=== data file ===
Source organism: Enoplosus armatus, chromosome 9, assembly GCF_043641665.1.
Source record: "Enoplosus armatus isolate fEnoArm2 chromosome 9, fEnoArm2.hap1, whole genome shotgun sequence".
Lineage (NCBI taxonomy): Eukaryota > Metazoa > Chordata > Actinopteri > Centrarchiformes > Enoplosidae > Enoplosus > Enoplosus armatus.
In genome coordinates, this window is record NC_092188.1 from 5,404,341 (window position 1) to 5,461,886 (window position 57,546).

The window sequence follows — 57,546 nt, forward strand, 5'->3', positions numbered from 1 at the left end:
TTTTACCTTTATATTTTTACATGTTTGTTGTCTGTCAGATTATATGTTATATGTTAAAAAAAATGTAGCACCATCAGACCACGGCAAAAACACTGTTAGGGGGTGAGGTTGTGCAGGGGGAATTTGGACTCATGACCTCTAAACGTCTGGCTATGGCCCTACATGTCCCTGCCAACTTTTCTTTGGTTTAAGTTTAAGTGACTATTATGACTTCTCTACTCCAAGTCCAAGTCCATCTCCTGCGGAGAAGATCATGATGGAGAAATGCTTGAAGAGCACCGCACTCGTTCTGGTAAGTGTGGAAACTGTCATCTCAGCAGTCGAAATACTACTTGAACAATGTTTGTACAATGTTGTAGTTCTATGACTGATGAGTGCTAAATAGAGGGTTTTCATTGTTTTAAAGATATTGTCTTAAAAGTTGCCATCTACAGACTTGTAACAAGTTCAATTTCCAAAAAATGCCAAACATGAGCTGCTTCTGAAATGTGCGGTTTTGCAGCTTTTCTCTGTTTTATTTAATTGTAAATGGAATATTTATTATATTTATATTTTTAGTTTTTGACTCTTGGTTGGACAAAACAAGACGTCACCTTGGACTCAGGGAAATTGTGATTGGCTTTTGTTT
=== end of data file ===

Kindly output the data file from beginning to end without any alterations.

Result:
Source organism: Enoplosus armatus, chromosome 9, assembly GCF_043641665.1.
Source record: "Enoplosus armatus isolate fEnoArm2 chromosome 9, fEnoArm2.hap1, whole genome shotgun sequence".
Lineage (NCBI taxonomy): Eukaryota > Metazoa > Chordata > Actinopteri > Centrarchiformes > Enoplosidae > Enoplosus > Enoplosus armatus.
In genome coordinates, this window is record NC_092188.1 from 5,404,341 (window position 1) to 5,461,886 (window position 57,546).

The window sequence follows — 57,546 nt, forward strand, 5'->3', positions numbered from 1 at the left end:
TTTTACCTTTATATTTTTACATGTTTGTTGTCTGTCAGATTATATGTTATATGTTAAAAAAAATGTAGCACCATCAGACCACGGCAAAAACACTGTTAGGGGGTGAGGTTGTGCAGGGGGAATTTGGACTCATGACCTCTAAACGTCTGGCTATGGCCCTACATGTCCCTGCCAACTTTTCTTTGGTTTAAGTTTAAGTGACTATTATGACTTCTCTACTCCAAGTCCAAGTCCATCTCCTGCGGAGAAGATCATGATGGAGAAATGCTTGAAGAGCACCGCACTCGTTCTGGTAAGTGTGGAAACTGTCATCTCAGCAGTCGAAATACTACTTGAACAATGTTTGTACAATGTTGTAGTTCTATGACTGATGAGTGCTAAATAGAGGGTTTTCATTGTTTTAAAGATATTGTCTTAAAAGTTGCCATCTACAGACTTGTAACAAGTTCAATTTCCAAAAAATGCCAAACATGAGCTGCTTCTGAAATGTGCGGTTTTGCAGCTTTTCTCTGTTTTATTTAATTGTAAATGGAATATTTATTATATTTATATTTTTAGTTTTTGACTCTTGGTTGGACAAAACAAGACGTCACCTTGGACTCAGGGAAATTGTGATTGGCTTTTGTTT